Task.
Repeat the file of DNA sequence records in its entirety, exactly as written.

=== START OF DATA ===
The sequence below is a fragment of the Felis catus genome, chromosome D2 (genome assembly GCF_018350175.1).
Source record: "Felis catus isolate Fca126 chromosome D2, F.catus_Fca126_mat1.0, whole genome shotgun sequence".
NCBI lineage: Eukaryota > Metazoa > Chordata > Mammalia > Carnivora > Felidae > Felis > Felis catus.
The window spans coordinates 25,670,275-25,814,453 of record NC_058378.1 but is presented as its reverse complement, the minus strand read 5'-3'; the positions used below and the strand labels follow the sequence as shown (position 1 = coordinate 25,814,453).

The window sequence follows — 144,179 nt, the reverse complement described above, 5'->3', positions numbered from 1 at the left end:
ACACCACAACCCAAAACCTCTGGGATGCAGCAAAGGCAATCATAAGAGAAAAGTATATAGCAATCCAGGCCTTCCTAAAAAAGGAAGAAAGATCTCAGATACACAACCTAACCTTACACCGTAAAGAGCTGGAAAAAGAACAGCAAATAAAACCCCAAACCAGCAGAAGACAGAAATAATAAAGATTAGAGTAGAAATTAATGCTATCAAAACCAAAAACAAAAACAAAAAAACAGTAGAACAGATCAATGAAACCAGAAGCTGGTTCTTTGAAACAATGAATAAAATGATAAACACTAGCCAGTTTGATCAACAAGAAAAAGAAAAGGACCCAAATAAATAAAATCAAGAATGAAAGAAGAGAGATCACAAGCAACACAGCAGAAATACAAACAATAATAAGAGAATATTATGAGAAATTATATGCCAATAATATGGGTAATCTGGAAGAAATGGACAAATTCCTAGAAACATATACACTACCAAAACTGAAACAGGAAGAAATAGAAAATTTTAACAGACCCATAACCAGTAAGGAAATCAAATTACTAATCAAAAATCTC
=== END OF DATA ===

The sequence below is a fragment of the Felis catus genome, chromosome D2 (genome assembly GCF_018350175.1).
Source record: "Felis catus isolate Fca126 chromosome D2, F.catus_Fca126_mat1.0, whole genome shotgun sequence".
NCBI lineage: Eukaryota > Metazoa > Chordata > Mammalia > Carnivora > Felidae > Felis > Felis catus.
The window spans coordinates 25,670,275-25,814,453 of record NC_058378.1 but is presented as its reverse complement, the minus strand read 5'-3'; the positions used below and the strand labels follow the sequence as shown (position 1 = coordinate 25,814,453).

The window sequence follows — 144,179 nt, the reverse complement described above, 5'->3', positions numbered from 1 at the left end:
ACACCACAACCCAAAACCTCTGGGATGCAGCAAAGGCAATCATAAGAGAAAAGTATATAGCAATCCAGGCCTTCCTAAAAAAGGAAGAAAGATCTCAGATACACAACCTAACCTTACACCGTAAAGAGCTGGAAAAAGAACAGCAAATAAAACCCCAAACCAGCAGAAGACAGAAATAATAAAGATTAGAGTAGAAATTAATGCTATCAAAACCAAAAACAAAAACAAAAAAACAGTAGAACAGATCAATGAAACCAGAAGCTGGTTCTTTGAAACAATGAATAAAATGATAAACACTAGCCAGTTTGATCAACAAGAAAAAGAAAAGGACCCAAATAAATAAAATCAAGAATGAAAGAAGAGAGATCACAAGCAACACAGCAGAAATACAAACAATAATAAGAGAATATTATGAGAAATTATATGCCAATAATATGGGTAATCTGGAAGAAATGGACAAATTCCTAGAAACATATACACTACCAAAACTGAAACAGGAAGAAATAGAAAATTTTAACAGACCCATAACCAGTAAGGAAATCAAATTACTAATCAAAAATCTC